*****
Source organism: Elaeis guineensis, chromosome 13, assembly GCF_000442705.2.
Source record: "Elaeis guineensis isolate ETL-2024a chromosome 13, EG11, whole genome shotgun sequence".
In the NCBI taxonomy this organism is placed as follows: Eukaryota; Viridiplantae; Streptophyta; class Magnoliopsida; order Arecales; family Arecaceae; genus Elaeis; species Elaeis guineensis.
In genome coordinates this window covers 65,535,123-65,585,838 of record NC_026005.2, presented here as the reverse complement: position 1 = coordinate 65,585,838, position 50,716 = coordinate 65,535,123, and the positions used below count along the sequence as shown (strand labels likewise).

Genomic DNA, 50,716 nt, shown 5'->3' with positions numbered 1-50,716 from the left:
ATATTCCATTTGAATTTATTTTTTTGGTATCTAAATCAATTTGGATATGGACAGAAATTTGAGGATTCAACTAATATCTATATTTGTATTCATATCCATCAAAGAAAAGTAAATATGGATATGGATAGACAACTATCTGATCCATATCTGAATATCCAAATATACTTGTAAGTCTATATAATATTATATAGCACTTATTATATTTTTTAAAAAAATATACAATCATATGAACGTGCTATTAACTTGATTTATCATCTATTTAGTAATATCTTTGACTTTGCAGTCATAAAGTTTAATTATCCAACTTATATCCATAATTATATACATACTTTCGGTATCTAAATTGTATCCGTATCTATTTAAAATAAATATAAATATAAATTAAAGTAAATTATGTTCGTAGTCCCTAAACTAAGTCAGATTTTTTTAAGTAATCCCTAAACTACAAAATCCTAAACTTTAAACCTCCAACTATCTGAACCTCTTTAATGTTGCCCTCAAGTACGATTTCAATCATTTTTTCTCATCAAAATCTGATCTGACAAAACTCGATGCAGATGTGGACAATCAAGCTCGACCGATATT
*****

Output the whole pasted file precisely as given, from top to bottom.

Source organism: Elaeis guineensis, chromosome 13, assembly GCF_000442705.2.
Source record: "Elaeis guineensis isolate ETL-2024a chromosome 13, EG11, whole genome shotgun sequence".
In the NCBI taxonomy this organism is placed as follows: Eukaryota; Viridiplantae; Streptophyta; class Magnoliopsida; order Arecales; family Arecaceae; genus Elaeis; species Elaeis guineensis.
In genome coordinates this window covers 65,535,123-65,585,838 of record NC_026005.2, presented here as the reverse complement: position 1 = coordinate 65,585,838, position 50,716 = coordinate 65,535,123, and the positions used below count along the sequence as shown (strand labels likewise).

Genomic DNA, 50,716 nt, shown 5'->3' with positions numbered 1-50,716 from the left:
ATATTCCATTTGAATTTATTTTTTTGGTATCTAAATCAATTTGGATATGGACAGAAATTTGAGGATTCAACTAATATCTATATTTGTATTCATATCCATCAAAGAAAAGTAAATATGGATATGGATAGACAACTATCTGATCCATATCTGAATATCCAAATATACTTGTAAGTCTATATAATATTATATAGCACTTATTATATTTTTTAAAAAAATATACAATCATATGAACGTGCTATTAACTTGATTTATCATCTATTTAGTAATATCTTTGACTTTGCAGTCATAAAGTTTAATTATCCAACTTATATCCATAATTATATACATACTTTCGGTATCTAAATTGTATCCGTATCTATTTAAAATAAATATAAATATAAATTAAAGTAAATTATGTTCGTAGTCCCTAAACTAAGTCAGATTTTTTTAAGTAATCCCTAAACTACAAAATCCTAAACTTTAAACCTCCAACTATCTGAACCTCTTTAATGTTGCCCTCAAGTACGATTTCAATCATTTTTTCTCATCAAAATCTGATCTGACAAAACTCGATGCAGATGTGGACAATCAAGCTCGACCGATATT